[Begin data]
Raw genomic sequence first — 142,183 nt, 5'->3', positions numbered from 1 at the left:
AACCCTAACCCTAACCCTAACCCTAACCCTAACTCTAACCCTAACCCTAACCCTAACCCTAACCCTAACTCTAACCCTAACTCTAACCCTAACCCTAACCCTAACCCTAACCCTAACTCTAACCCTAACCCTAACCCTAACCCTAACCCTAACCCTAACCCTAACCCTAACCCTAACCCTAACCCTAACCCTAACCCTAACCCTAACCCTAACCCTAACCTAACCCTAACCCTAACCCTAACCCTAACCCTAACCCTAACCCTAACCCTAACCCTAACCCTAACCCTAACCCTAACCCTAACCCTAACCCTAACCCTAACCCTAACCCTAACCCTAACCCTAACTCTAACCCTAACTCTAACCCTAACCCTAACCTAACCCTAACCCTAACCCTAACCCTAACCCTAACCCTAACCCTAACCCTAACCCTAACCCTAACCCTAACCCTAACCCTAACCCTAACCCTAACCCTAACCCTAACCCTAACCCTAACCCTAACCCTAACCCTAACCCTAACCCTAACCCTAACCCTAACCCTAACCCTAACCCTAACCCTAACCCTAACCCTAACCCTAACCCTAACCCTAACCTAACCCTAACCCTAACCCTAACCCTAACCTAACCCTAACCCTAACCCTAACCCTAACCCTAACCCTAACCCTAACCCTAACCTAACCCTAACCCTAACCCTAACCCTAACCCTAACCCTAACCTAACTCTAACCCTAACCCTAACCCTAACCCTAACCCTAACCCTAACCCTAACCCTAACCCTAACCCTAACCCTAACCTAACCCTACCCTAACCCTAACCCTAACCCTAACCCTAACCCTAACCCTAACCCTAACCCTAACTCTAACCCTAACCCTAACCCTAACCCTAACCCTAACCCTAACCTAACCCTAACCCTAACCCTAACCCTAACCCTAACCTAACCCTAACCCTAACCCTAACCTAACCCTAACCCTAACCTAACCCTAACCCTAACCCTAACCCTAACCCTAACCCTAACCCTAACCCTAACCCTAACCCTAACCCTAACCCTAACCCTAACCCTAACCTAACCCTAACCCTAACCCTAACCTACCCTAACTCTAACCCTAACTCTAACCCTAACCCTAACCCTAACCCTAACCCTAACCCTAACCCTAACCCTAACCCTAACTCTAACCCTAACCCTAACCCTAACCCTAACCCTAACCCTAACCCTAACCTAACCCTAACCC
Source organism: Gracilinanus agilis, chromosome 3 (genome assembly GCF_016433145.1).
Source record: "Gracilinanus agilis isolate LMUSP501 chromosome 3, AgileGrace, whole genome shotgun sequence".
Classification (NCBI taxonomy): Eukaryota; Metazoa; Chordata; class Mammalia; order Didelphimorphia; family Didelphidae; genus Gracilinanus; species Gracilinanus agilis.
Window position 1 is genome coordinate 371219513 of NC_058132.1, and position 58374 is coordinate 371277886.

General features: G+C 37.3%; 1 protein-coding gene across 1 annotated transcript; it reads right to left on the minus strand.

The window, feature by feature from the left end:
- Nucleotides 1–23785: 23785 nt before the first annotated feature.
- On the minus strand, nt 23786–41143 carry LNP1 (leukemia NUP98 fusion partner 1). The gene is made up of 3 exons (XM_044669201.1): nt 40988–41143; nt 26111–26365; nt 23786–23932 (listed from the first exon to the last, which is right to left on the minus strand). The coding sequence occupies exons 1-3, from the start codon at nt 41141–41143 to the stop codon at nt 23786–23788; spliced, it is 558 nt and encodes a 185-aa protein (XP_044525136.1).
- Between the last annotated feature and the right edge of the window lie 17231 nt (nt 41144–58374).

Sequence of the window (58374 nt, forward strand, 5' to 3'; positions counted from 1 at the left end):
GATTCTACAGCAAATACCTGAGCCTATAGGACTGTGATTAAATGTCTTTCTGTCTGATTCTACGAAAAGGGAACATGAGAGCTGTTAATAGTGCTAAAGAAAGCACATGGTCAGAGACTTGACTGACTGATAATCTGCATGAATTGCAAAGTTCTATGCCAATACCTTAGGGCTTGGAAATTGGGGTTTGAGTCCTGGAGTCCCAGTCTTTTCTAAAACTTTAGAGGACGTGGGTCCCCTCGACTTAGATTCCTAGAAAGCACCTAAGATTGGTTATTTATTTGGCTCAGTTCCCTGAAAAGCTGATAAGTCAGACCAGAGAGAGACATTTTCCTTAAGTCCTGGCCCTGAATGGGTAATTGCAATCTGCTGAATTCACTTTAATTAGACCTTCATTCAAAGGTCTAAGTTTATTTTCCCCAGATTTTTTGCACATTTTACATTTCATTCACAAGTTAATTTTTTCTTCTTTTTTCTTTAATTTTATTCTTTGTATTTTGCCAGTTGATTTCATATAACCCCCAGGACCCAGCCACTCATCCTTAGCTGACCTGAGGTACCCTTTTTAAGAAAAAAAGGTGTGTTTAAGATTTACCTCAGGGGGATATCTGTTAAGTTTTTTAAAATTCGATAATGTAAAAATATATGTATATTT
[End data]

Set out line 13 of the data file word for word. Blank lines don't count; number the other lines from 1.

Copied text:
GATTCTACAGCAAATACCTGAGCCTATAGGACTGTGATTAAATGTCTTTCTGTCTGATTCTACGAAAAGGGAACATGAGAGCTGTTAATAGTGCTAAAGAAAGCACATGGTCAGAGACTTGACTGACTGATAATCTGCATGAATTGCAAAGTTCTATGCCAATACCTTAGGGCTTGGAAATTGGGGTTTGAGTCCTGGAGTCCCAGTCTTTTCTAAAACTTTAGAGGACGTGGGTCCCCTCGACTTAGATTCCTAGAAAGCACCTAAGATTGGTTATTTATTTGGCTCAGTTCCCTGAAAAGCTGATAAGTCAGACCAGAGAGAGACATTTTCCTTAAGTCCTGGCCCTGAATGGGTAATTGCAATCTGCTGAATTCACTTTAATTAGACCTTCATTCAAAGGTCTAAGTTTATTTTCCCCAGATTTTTTGCACATTTTACATTTCATTCACAAGTTAATTTTTTCTTCTTTTTTCTTTAATTTTATTCTTTGTATTTTGCCAGTTGATTTCATATAACCCCCAGGACCCAGCCACTCATCCTTAGCTGACCTGAGGTACCCTTTTTAAGAAAAAAAGGTGTGTTTAAGATTTACCTCAGGGGGATATCTGTTAAGTTTTTTAAAATTCGATAATGTAAAAATATATGTATATTT